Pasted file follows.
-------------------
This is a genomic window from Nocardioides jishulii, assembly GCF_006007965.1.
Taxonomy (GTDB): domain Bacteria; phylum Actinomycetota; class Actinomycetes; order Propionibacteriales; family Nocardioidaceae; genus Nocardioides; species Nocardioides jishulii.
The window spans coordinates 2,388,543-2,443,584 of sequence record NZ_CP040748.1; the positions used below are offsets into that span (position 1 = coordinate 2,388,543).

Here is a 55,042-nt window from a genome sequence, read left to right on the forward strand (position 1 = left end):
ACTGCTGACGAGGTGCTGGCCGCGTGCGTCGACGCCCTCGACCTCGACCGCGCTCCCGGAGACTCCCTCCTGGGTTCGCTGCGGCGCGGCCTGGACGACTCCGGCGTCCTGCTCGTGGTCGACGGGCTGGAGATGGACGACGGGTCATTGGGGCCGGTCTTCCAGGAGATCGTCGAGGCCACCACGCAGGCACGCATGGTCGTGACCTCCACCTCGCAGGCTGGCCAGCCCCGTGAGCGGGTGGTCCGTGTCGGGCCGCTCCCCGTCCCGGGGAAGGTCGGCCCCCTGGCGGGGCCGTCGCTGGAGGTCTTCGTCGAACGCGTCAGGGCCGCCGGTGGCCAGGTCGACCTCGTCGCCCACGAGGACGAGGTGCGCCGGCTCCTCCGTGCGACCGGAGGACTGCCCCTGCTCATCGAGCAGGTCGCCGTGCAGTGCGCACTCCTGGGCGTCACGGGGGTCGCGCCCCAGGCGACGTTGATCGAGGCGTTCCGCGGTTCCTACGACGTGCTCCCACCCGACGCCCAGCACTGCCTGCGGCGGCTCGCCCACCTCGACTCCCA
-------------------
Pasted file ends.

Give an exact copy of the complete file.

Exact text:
This is a genomic window from Nocardioides jishulii, assembly GCF_006007965.1.
Taxonomy (GTDB): domain Bacteria; phylum Actinomycetota; class Actinomycetes; order Propionibacteriales; family Nocardioidaceae; genus Nocardioides; species Nocardioides jishulii.
The window spans coordinates 2,388,543-2,443,584 of sequence record NZ_CP040748.1; the positions used below are offsets into that span (position 1 = coordinate 2,388,543).

Here is a 55,042-nt window from a genome sequence, read left to right on the forward strand (position 1 = left end):
ACTGCTGACGAGGTGCTGGCCGCGTGCGTCGACGCCCTCGACCTCGACCGCGCTCCCGGAGACTCCCTCCTGGGTTCGCTGCGGCGCGGCCTGGACGACTCCGGCGTCCTGCTCGTGGTCGACGGGCTGGAGATGGACGACGGGTCATTGGGGCCGGTCTTCCAGGAGATCGTCGAGGCCACCACGCAGGCACGCATGGTCGTGACCTCCACCTCGCAGGCTGGCCAGCCCCGTGAGCGGGTGGTCCGTGTCGGGCCGCTCCCCGTCCCGGGGAAGGTCGGCCCCCTGGCGGGGCCGTCGCTGGAGGTCTTCGTCGAACGCGTCAGGGCCGCCGGTGGCCAGGTCGACCTCGTCGCCCACGAGGACGAGGTGCGCCGGCTCCTCCGTGCGACCGGAGGACTGCCCCTGCTCATCGAGCAGGTCGCCGTGCAGTGCGCACTCCTGGGCGTCACGGGGGTCGCGCCCCAGGCGACGTTGATCGAGGCGTTCCGCGGTTCCTACGACGTGCTCCCACCCGACGCCCAGCACTGCCTGCGGCGGCTCGCCCACCTCGACTCCCA